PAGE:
Yesterday I came home from school and realised I had just over twelve hours to write, perfect and present an eight minute speech for the Rostrum Voice of the Youth competition. In my true procrastinative way, I ended up on We Heart It, and believe it or not, that’s where my inspiration struck. I found this image (blogger is being a dog and the photo-uploader isn’t working for me, sorry) and realised it contained information that not only fit one of the topics (the silent majority) but also would turn into quite an awesome speech.
Here’s the thing. I also did something I’m not very proud of in writing this speech. In fact, it shames me even to admit it, and I wouldn’t, but the excerpts I wanted to post would reveal my deep secret. You see ibasedalotofmyspeechonjustinbieber. Embarrassing, isn’t it? It just fitted so perfectly with what I wanted to say, and well, you’ll understand (or maybe not) when you read it.
Justin Bieber was in Australia last week, although, I guess, assuming you own a television or read a newspaper, you knew that. Bieber Fever was everywhere, and declarations of him being as big, if not bigger, than Michael Jackson and the Beatles were thrown around left, right and centre. But here’s the thing. At the time of writing this, Justin had 2,246,363 followers on social networking site twitter, on which he gain most of his popularity. The current population of the world is estimated to be 6,818,300,000. Justin’s followers make up just 0.033 percent of the world’s population, and yet, lately, they’re all we’ve been hearing about. It’s a case of the silent majority…
As a sixteen year old Australian, I’m lucky enough to attend school five days a week. I have an almost certain chance of going to university, should I wish, and the likelihood of me getting a well-paid professional job is high. I have a part time job, but my family does not need my pay for support. If I was a sixteen year old in the African nation of Niger, it is likely I would be married, and would have already had at least one child. I would not be educated, and if even one person in my family had a job, we would consider ourselves very lucky. Niger is considered the least developed nation in the world, the average age of it’s inhabitants is just 16.5, and their life expectancy is only forty-four. But we don’t ever hear about sixteen year olds in Niger. Instead, we turn on MTV and are shown shows like ‘My Super Sweet Sixteenth’ where the daughters of the American elite throw elaborate parties and cry if they don’t get two custom –made high end cars. We watch shows like this so much that we forget it’s not normal. That those girls are so far in the minority, the percentage of them to the world would barely even register. We also watch ‘Sixteen and Pregnant’, a show also on MTV which shows exactly what the title suggests; pregnant sixteen year olds. The show makes it out to be a massive scandal, as if teen pregnancy is something completely uncommon. Unfortunately, it’s not. In Niger, almost ninety percent of all teenage girls are pregnant before they turn eighteen. Sadly, due to malnutrition, most girls do not have bodies properly designed for child-bearing, so they, the baby, or both, die during the birth. For the 6.8 million women in Niger, there are only ten medical centres equipped to perform caesarean, and even then, they are nothing like the sterile operating suites we have become accustomed to…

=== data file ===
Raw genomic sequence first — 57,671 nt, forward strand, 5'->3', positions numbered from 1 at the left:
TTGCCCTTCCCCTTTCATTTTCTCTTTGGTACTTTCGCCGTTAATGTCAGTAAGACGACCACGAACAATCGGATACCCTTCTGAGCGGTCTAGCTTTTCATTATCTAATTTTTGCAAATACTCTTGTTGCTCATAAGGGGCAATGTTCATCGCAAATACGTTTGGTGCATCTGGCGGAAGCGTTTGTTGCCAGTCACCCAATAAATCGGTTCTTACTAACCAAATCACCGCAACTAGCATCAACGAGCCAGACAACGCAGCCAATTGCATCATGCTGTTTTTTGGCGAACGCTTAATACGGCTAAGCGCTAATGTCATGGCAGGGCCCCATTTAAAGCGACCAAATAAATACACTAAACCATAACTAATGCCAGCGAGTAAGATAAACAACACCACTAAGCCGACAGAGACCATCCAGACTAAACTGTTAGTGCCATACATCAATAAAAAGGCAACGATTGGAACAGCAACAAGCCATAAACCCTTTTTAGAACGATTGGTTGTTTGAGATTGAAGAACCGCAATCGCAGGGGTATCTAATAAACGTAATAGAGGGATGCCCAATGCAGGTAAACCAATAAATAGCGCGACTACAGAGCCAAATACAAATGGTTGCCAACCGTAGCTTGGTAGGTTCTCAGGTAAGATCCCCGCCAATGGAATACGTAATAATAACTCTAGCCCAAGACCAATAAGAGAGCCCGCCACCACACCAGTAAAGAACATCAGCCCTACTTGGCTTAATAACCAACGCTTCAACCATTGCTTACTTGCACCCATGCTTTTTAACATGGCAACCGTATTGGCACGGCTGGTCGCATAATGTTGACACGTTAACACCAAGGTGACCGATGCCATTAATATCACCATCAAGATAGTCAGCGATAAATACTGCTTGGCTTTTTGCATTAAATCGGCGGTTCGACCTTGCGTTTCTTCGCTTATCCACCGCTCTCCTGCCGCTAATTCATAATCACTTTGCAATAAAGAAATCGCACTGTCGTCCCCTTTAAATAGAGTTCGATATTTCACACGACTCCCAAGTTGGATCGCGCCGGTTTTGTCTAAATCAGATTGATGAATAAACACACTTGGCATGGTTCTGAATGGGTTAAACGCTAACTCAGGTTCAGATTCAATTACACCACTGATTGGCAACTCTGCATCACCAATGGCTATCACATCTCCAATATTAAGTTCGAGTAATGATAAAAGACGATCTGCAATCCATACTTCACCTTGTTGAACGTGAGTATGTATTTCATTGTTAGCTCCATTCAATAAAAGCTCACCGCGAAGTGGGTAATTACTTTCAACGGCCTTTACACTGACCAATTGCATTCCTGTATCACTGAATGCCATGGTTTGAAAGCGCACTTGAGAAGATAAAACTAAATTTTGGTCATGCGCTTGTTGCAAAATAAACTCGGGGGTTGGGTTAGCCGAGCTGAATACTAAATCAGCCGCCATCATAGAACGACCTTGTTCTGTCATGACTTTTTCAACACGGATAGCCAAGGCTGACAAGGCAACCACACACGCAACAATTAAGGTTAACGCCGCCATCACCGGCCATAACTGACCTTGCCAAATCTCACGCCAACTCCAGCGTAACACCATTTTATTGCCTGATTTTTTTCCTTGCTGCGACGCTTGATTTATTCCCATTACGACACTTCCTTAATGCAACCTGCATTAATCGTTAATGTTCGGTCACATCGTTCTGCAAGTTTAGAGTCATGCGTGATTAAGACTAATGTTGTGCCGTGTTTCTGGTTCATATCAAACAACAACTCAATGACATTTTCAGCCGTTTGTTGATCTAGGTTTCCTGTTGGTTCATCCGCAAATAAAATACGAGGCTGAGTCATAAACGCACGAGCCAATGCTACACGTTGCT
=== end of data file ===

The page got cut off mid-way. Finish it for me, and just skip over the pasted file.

It’s a sad thought that in the year 2010, 25,000 children die every day from extreme poverty. That one person dies every three seconds from poverty and preventable diseases. That in the time it takes me to finish this speech, one hundred and sixty people will have died from something we have the power to change … You don’t have to be a celebrity to make a difference, though. Through organisations such as World Vision you can, for just over a dollar a day, sponsor a child in a poor nation so they can attend school and have raised living standards in their community. Forty three dollars a month, and you potentially save the life of a child. Just think about it this way, if every one of Justin Bieber’s twitter followers sponsored a child, we would be almost two and a half million children closer to eliminating poverty. And that wouldn’t even be one percent of the world sponsoring a child. We may be far from the majority, but it is up to us to make a difference. The silent majority has been silent for too long. They deserve a chance at life. A chance to experience some of the basic things we do. A chance to simply be able to log onto twitter and be able to contribute to trending topic. To help add to Bieber Fever or to become a twi-hard. We take so much for granted, it’s time we stepped back and shared our good fortune. As Justin himself says ‘your world, is my world, and your fight, is my fight. My breath, is your breath and your heart’. We are all humans. We all live on this same planet. It’s time we all had equal living conditions, rights and most importantly, voices.
Of course, that’s only part of the eight minute speech, but it did the job, and I won the competition. I was pretty stoked, especially considering the majority of my competitors were from year twelve and well, had most likely prepared their speech further in advance than I did. I now get to go to the Southern NSW/ACT finals, which are on my BFF Eternally’s birthday, so hopefully it gives me good luck.
My favourite part of the whole day was the fact I got to miss half of the athletics carnival to compete. That thought gets nerdier every time it runs through your head.
frangipani princess xoxo
ps. If you want to read the full speech, I’ve uploaded it here for your enjoyment 🙂